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Pimlico? ... Give me Newport.

Here we go again. More moans from London about a move of jobs to Newport.

A Lib Dem peer has claimed that making Newport the headquarters of the Office of National Statistics will not work because key London staff do not want to move.

When a vote was taken among Patent Office  staff in 1988, only about 3% favoured Newport over Norwich. The subsequent relocation here in 1991 has been quoted an a model of a successful happy move. Of course senior staff are reluctant to uproot their families but they will find great advantages in life in Newport compared to expensive overcrowded Pimlico.

It is travesty to suggest that  the Newport site is unattractive.  Tredegar Park is an agreeable parkland setting. Proximity to good roads is a better prospect that commuting for hours into Central London. Those who sell their homes in the South East of England can buy superior homes here in healthier surroundings. Unlike Pimlico, we have no ‘sink’ schools.

If key staff refuse to budge, it’s a challenge to recruit locally. That challenge has been met and overcome before and will be again.

Relocation to Newport is not a novelty. It has worked brilliantly for many thousands of families from the South East of England in the Patent Office, Statistics Office and Passport Service. It’s a similar story for Companies House in Cardiff. London staff should believe the reality not the myths.

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Below is an article which appeared in yesterdays Telegraph

ONS revolt may delay relocation to Wales


By Edmund Conway Economics Editor

Last Updated: 3:06am BST 14/05/2007

The Office for National Statistics may delay the transfer of hundreds of its staff to Wales amid concerns that the troubled department is facing a full-scale revolt from its senior Whitehall officials. Insiders have warned that the department is in crisis, with nine out of 10 executives claiming the ONS is badly managed.

National statistician Karen Dunnell has indicated to staff that the department is prepared to push back the deadline for relocation if important statistics come under threat. It follows a warning from the Bank of England that the relocation poses a serious risk to the quality of key economic data.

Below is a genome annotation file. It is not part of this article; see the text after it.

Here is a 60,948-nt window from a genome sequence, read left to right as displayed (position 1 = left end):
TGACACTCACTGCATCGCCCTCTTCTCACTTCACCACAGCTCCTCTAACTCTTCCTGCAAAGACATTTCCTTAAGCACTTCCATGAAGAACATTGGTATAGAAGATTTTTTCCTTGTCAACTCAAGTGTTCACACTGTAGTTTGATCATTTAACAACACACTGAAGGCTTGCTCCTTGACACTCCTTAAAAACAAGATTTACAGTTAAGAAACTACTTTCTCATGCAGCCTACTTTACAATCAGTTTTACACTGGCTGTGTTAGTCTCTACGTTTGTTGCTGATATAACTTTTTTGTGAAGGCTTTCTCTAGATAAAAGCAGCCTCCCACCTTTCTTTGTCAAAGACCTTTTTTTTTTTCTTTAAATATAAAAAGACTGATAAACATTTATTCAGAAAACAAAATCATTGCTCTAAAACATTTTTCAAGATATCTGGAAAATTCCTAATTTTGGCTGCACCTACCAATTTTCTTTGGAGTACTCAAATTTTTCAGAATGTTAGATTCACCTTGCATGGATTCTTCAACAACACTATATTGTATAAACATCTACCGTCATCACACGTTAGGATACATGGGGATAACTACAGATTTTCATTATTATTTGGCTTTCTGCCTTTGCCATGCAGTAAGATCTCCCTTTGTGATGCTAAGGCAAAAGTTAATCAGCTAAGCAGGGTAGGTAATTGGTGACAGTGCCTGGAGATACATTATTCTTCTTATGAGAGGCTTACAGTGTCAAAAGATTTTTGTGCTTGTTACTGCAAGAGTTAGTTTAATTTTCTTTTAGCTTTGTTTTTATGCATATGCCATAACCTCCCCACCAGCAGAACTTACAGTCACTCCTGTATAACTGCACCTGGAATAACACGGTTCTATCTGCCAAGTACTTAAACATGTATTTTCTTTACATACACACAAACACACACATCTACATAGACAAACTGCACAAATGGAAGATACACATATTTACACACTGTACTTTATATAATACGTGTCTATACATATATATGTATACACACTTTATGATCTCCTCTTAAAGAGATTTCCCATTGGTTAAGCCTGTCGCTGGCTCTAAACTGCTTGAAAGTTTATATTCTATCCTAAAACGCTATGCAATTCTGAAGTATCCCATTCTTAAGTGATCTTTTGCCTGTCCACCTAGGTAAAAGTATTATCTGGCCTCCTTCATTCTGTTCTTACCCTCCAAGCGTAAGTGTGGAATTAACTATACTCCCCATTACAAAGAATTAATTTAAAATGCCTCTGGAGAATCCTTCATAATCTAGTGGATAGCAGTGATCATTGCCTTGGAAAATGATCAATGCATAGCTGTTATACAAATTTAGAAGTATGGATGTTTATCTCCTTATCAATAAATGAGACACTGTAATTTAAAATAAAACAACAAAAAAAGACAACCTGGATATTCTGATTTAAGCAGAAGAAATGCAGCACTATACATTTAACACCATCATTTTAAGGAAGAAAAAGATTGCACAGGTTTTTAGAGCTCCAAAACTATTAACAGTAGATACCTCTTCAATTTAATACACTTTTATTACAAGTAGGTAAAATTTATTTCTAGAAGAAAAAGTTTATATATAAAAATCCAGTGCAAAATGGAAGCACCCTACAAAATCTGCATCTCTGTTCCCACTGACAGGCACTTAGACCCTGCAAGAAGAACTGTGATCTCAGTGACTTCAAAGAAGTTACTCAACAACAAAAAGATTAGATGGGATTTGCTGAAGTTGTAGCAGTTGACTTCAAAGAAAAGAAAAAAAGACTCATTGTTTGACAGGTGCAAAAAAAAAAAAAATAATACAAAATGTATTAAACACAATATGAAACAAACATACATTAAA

The senior civil servants' union, the First Division Association (FDA), has warned Parliament that the changes are putting the ONS's ability to produce world-class statistics at risk. In a further blow, it also claims that the modernisation programme started by the previous director, Sir Len Cook, had "affected adversely both efficiency and quality" of statistics.

The criticism is highly damaging to the beleaguered department and will send ripples of concern through the City, where official statistics are of vital importance to financial institutions.

In papers passed to the Treasury select committee, the union says: "The FDA believes that the ONS is at crisis point. The cumulative impact of the need to deliver efficiency savings, the requirement to relocate many key areas of work away from London and poor management of people and processes is putting the future delivery of ONS's outputs at risk.

"Staff morale at all levels, including the [senior civil service] is at an all time low."

Only 11pc of senior civil servants think the ONS is well-managed as a whole, or that change at the department was well-managed, according to an internal survey.

At the heart of the row are plans to move those responsible for the National Accounts away from the ONS's Pimlico headquarters. Many of these statisticians had, until a shock announcement this year, considered themselves exempt from the changes, which form part of Gordon Brown's government-wide cost-cutting plans.

The ONS has about 600 staff in London and more than 1,200 in Newport. Despite earlier pledging to maintain a smaller London office in Islington, it recently said all statistical activity would move to Newport by 2010.

The relocation is part of the department's plan to save £75m, although it has had to set aside £1m for a retention fund to try to hold on to key members of staff.

A spokesman said: "These changes are under constant review and we will if necessary adjust the pace of relocation to minimise the risk to key statistical outputs.

"We recognise that relocating and modernising systems is a challenge, which brings uncertainty for staff at all levels. But management is all about minimising risk." By Edmund Conway Economics Editor